such titles it is imperative that the current periodical check
list shall show, not only that they are not to be bound, but

' Biscoe, Pamphlets. In Papers prepared for the world's library
Congress. 1893, pp. 826-35.

'Public libraries, 15:158, 186. Independent, 67:1125-28, November
18, 1909. Library association record, 17:540-47, 1915.


exactly what is to be done with the numbers at the end of the
year or when the volume is complete. They may be kept on
the permanent shelves indefinitely unbound (some libraries
keep their unbound periodicals in an alphabetic file by titles),
cut up for the clippings file or picture collection, sent to the
duplicate collection, or to hospitals or kindred institutions.

The serials and other continuations having thus been
disposed of, perhaps the true, simon-pure pamphlet had better
be defined as one that is complete in itself and has no present
or prospective relation for purposes of binding, filing, or use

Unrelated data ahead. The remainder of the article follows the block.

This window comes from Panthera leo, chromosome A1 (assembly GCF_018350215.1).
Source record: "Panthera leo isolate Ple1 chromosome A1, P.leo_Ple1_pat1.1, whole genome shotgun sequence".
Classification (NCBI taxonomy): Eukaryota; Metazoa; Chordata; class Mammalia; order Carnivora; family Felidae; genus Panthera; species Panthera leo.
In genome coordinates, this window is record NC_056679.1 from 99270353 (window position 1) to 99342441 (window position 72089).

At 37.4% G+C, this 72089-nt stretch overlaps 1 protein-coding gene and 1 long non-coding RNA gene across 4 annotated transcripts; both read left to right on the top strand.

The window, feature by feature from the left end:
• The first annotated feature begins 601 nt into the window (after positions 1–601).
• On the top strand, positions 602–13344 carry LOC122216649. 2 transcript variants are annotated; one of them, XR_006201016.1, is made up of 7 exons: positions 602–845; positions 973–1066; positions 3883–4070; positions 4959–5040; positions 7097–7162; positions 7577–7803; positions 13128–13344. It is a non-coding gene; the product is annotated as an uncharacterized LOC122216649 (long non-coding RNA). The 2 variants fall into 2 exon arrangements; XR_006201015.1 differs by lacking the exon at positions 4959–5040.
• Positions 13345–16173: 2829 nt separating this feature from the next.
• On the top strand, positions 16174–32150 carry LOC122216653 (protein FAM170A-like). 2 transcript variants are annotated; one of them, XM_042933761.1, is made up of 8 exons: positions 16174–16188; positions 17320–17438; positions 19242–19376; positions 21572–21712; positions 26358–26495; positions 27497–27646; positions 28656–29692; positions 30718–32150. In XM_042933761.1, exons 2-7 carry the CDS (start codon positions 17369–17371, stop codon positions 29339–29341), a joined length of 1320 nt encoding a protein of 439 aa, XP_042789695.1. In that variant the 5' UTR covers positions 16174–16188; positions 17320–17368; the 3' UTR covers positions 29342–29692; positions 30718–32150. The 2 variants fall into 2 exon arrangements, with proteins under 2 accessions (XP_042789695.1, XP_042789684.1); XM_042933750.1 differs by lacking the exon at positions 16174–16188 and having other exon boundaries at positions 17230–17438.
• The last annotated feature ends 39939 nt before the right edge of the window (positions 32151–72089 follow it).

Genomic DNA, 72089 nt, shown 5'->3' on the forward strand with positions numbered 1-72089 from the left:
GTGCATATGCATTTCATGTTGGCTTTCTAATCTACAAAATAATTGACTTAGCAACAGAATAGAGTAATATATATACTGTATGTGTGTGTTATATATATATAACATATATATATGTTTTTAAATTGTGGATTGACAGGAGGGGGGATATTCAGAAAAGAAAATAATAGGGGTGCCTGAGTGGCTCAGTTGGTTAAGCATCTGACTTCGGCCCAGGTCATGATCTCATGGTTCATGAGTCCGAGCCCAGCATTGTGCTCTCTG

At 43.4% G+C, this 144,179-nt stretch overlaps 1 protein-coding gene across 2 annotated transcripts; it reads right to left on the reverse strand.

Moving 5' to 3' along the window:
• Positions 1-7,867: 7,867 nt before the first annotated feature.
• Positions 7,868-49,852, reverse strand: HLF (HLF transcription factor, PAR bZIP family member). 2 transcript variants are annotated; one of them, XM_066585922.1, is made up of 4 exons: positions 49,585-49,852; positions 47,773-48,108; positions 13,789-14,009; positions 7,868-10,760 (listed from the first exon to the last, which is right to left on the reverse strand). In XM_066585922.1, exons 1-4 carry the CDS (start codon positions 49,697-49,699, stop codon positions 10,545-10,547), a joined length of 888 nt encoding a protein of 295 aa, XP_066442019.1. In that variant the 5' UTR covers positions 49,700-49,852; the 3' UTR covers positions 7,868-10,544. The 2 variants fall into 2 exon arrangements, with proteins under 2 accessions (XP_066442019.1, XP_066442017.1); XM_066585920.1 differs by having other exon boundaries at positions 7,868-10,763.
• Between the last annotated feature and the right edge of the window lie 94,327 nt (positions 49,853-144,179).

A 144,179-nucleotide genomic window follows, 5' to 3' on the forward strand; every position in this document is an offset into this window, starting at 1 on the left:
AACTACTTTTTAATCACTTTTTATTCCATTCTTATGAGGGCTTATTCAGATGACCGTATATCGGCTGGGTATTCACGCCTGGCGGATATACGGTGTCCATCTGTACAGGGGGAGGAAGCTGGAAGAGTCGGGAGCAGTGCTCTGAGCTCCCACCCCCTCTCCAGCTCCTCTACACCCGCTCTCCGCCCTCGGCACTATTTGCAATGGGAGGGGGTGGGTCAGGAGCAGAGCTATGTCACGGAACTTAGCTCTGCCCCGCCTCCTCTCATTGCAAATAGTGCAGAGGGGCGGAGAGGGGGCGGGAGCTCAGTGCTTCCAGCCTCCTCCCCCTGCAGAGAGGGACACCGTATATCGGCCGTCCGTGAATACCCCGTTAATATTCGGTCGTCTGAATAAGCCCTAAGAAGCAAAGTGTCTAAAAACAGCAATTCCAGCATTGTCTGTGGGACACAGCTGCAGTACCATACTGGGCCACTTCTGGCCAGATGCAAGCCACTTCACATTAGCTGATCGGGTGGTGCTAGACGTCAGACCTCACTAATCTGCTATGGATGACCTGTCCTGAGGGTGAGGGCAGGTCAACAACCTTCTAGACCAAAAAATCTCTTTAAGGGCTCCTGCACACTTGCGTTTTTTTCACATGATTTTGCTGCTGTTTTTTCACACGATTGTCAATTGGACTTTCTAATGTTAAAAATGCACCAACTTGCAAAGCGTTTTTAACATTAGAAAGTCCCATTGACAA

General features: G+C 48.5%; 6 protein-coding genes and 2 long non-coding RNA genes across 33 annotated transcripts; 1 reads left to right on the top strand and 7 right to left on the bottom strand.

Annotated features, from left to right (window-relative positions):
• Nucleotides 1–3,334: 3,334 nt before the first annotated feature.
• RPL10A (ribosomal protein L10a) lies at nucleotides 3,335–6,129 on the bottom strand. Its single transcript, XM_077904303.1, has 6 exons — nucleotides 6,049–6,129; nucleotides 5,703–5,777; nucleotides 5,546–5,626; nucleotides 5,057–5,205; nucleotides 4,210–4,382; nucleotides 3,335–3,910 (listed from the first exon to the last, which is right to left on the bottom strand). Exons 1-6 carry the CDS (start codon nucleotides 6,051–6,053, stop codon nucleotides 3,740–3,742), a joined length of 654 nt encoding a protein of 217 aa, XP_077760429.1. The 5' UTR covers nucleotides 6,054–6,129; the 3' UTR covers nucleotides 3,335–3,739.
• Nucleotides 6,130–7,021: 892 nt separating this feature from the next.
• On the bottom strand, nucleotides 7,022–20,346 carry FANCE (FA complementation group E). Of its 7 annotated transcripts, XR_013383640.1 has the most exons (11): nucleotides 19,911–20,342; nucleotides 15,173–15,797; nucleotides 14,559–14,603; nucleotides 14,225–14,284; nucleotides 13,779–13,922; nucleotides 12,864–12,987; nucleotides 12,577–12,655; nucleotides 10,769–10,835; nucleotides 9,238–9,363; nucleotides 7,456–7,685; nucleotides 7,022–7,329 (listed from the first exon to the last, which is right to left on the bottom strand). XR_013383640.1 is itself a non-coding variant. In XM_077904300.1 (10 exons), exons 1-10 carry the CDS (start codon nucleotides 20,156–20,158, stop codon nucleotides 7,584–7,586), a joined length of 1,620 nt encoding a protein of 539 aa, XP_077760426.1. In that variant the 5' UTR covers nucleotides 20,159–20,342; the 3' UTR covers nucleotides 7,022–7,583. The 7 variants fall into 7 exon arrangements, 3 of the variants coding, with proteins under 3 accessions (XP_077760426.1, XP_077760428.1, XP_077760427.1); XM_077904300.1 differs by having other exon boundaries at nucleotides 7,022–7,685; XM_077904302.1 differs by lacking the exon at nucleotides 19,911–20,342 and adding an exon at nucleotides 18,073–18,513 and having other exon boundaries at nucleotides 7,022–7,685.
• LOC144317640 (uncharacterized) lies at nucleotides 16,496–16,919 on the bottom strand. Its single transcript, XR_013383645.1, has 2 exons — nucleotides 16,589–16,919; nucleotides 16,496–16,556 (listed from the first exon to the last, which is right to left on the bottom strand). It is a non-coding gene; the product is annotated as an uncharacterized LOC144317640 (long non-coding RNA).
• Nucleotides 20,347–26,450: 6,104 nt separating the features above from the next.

with any other pamphlet. These may be treated in several
ways, first assuming that, on receipt, a tentative selection has
been made and material of no apparent value or interest to the
particular library has been discarded. The definitive selection
will come later after doubtful pamphlets have been given a
chance to prove their value. They will at first be either:

(i) Classified and filed unbound in pamphlet boxes, cases, or
folders, with or next to the books on the same subjects. If
cataloged at all, generally only an author card would be made,
the classification providing reasonably for the subject side.